more practice and to cheer up. I
smiled wanly. I had wanted so much to
impress her and please her, but it was
obvious I had completely struck out.
But I couldn't tell her that's how I felt.
The next song came on. It was Swing, the
dance I had liked the best. Katie
looked at me hopefully. I looked at my
notes and screwed up my courage. We
got out there and danced the Basic.
Katie said, 'Swing me out like Jack does.'
I looked at her blankly.
'Katie, I don't
remember how to do that
So she lifted my arm
and swung herself out. Then she swung
herself back in. While I did the
Basic, Katie bounced in and out of
my arms doing her Swing Out and
Swing In. I felt humiliated.
A ladder with a short rubber hose to
use as an arm
probably would have stood in for me
It was no use. Sometimes when
I get too frustrated I just lock up
and go into
a shell. I was way past the
point of the good old college try,
even to please Katie. I
told her I would rather just go back to
the table. Katie wasn't mean to me
like the other woman, but I could see she
In dance class we
had been equals, but tonight Katie was the star
and I was the clown. This was not
working out like I hoped it would.
The next song came on and Jack asked Katie
to dance. My heart sank as I watched her face
immediately light up with excitement. She
couldn't wait to dance with him again!
Sure enough, pretty soon Jack and Katie
were doing another Fred and Ginger impersonation
to a Waltz. I still couldn't believe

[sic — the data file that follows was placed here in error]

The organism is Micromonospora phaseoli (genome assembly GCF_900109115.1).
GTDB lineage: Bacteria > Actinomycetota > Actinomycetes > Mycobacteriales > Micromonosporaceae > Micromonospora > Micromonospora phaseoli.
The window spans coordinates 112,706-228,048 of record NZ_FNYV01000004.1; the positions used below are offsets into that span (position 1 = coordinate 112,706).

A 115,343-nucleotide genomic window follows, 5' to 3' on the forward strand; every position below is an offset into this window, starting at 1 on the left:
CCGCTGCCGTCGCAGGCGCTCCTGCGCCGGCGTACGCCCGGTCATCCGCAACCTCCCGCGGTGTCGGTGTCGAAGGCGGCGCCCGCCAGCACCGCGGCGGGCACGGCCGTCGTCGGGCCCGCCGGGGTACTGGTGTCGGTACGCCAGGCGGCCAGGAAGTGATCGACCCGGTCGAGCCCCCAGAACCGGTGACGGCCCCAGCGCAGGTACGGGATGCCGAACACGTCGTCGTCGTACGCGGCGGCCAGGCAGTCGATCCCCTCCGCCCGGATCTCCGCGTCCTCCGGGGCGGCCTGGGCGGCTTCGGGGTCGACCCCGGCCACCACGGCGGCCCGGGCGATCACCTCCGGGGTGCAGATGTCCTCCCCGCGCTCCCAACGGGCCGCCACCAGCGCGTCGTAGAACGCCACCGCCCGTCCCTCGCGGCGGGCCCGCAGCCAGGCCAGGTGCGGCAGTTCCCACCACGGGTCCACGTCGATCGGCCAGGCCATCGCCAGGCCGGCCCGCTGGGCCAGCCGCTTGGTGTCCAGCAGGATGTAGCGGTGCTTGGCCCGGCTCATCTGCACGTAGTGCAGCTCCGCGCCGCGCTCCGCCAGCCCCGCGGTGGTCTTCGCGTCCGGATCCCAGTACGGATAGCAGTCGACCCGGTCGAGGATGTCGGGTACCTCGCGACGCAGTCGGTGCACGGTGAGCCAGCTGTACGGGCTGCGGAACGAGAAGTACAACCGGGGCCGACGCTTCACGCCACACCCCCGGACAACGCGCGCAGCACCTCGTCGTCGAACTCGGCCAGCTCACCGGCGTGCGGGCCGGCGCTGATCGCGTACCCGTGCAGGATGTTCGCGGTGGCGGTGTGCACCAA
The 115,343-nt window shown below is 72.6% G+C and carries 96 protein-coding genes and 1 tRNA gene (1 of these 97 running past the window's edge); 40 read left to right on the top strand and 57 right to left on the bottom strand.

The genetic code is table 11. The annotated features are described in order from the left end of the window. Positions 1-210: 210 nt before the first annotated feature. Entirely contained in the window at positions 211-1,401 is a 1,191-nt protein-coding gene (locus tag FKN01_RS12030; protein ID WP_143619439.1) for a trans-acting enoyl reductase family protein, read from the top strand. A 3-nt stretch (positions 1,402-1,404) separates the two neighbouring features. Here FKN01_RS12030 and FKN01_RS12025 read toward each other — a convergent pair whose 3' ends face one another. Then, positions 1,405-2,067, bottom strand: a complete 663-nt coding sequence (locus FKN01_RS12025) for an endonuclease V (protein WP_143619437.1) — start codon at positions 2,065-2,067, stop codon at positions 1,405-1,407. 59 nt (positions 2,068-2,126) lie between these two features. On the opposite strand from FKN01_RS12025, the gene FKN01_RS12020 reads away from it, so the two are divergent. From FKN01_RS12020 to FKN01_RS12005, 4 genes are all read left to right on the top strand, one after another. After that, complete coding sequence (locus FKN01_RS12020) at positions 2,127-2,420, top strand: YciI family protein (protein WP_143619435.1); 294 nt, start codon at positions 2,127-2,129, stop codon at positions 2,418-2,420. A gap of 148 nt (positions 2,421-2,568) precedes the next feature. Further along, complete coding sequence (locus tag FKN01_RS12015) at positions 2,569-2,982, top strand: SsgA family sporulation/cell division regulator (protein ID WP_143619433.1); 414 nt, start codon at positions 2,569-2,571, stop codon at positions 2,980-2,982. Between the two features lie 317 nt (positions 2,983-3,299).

how well she danced together with him.
How did she improve so fast?
My pride was deeply wounded. I wasn't
very brave around girls I liked in the first
place, so this horror story was way more
embarrassing than my weak self-esteem could
tolerate. Once Katie and Jack got
to the far side of the floor and I was
sure she couldn't see me, I got up and left
There was no point in sticking around. I was
way too embarrassed to have the
courage to ask Katie out after my performance
that night. No more risk-taking for me
on this evening. Shame permeated
every nook and cranny of my psyche. Too bad
never seen me on the basketball court.
There she would have seen an athletic guy
full of confidence. But
here at Melody Lane I was clearly out of my
On the way home I analyzed what had gone
wrong. How could a woman who didn't
more than I did dance so well? I
knew the answer had to do something with the
secrets of lead and follow, but I was angry
that my evening had depended so much on